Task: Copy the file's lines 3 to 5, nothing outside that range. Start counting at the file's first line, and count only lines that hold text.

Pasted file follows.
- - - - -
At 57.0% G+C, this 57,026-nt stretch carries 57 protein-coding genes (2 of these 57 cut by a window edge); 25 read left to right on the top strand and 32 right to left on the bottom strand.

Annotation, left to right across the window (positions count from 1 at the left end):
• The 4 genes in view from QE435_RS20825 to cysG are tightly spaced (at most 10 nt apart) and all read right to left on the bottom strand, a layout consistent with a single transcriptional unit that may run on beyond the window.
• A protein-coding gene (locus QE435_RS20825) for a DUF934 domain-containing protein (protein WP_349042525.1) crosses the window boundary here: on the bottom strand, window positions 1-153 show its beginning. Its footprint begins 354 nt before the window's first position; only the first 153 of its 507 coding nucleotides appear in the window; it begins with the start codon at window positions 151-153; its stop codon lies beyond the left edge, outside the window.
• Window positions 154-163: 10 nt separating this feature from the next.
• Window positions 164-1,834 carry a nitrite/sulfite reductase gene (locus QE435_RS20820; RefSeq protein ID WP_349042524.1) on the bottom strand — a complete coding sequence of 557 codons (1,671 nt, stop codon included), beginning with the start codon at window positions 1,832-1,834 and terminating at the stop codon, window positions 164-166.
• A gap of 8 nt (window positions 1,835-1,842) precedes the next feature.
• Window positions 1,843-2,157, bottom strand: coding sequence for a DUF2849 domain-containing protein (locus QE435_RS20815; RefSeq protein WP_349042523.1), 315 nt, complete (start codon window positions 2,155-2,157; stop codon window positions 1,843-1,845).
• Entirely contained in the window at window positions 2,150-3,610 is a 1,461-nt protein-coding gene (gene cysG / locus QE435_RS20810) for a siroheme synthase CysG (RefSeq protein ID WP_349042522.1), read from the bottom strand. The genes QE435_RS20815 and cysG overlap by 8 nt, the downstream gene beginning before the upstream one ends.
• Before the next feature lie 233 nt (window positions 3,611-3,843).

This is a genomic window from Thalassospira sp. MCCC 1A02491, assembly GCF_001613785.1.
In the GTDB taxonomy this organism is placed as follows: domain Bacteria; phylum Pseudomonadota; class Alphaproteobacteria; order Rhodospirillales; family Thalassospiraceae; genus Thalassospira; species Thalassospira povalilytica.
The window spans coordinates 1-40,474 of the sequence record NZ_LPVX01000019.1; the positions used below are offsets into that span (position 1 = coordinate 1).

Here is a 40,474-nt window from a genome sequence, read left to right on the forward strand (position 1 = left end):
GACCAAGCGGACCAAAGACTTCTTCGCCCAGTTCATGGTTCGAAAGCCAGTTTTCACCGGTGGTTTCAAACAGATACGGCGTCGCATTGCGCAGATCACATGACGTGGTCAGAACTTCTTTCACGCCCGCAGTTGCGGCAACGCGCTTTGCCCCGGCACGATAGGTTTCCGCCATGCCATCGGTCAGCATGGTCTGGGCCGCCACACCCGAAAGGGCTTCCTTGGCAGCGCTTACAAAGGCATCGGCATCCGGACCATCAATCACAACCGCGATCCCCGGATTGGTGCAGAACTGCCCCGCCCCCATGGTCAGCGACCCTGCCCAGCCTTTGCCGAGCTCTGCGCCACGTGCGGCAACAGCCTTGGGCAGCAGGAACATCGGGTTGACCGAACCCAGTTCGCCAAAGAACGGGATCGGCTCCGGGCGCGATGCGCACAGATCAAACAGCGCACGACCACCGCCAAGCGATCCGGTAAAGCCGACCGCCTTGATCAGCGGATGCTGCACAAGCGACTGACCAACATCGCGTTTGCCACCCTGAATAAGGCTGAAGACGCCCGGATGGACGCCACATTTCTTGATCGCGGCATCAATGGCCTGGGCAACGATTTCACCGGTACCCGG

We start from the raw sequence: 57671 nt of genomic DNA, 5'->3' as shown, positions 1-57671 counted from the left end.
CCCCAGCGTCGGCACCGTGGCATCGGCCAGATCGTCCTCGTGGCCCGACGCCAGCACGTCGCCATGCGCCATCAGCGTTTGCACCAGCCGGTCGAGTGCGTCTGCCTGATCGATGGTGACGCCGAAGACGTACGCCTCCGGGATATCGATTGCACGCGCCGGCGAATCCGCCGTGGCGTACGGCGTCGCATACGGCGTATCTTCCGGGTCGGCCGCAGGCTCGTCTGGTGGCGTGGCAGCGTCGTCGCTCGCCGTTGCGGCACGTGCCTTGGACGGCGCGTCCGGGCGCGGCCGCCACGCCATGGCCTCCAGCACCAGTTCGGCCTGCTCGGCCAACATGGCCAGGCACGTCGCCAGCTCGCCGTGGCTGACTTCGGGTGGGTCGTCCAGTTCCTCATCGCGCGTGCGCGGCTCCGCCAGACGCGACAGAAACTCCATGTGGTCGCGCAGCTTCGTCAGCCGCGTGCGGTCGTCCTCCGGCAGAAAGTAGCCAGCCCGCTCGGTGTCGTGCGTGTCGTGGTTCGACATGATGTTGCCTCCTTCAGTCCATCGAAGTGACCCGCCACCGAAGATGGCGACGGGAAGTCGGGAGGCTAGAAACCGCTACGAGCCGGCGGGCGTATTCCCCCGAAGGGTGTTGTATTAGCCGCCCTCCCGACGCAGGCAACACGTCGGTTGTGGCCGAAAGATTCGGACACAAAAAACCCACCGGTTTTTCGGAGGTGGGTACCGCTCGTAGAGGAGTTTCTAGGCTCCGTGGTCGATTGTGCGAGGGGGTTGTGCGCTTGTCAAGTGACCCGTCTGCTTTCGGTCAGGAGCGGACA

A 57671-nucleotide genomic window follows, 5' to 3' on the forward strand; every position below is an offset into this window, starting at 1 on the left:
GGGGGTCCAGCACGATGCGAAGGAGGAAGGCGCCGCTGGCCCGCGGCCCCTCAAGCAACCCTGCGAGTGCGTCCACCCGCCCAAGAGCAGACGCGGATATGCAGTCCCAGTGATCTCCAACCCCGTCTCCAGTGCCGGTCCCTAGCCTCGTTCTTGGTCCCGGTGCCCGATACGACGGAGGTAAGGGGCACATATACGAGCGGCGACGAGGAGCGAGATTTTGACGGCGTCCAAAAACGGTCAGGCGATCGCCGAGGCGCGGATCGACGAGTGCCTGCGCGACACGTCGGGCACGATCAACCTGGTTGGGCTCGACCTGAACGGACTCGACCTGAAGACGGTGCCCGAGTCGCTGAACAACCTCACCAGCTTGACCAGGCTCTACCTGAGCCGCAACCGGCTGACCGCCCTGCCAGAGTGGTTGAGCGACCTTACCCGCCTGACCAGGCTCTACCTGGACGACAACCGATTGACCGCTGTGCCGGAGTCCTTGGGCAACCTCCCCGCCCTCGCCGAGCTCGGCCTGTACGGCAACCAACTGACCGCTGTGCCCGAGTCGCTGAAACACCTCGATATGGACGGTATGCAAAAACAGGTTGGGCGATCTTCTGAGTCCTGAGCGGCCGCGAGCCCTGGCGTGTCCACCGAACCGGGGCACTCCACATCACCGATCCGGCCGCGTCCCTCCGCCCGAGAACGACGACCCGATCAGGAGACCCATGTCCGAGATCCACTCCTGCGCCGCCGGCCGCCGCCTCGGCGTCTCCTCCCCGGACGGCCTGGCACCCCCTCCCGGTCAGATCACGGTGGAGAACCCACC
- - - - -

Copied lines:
• The 4 genes in view from QE435_RS20825 to cysG are tightly spaced (at most 10 nt apart) and all read right to left on the bottom strand, a layout consistent with a single transcriptional unit that may run on beyond the window.
• A protein-coding gene (locus QE435_RS20825) for a DUF934 domain-containing protein (protein WP_349042525.1) crosses the window boundary here: on the bottom strand, window positions 1-153 show its beginning. Its footprint begins 354 nt before the window's first position; only the first 153 of its 507 coding nucleotides appear in the window; it begins with the start codon at window positions 151-153; its stop codon lies beyond the left edge, outside the window.
• Window positions 154-163: 10 nt separating this feature from the next.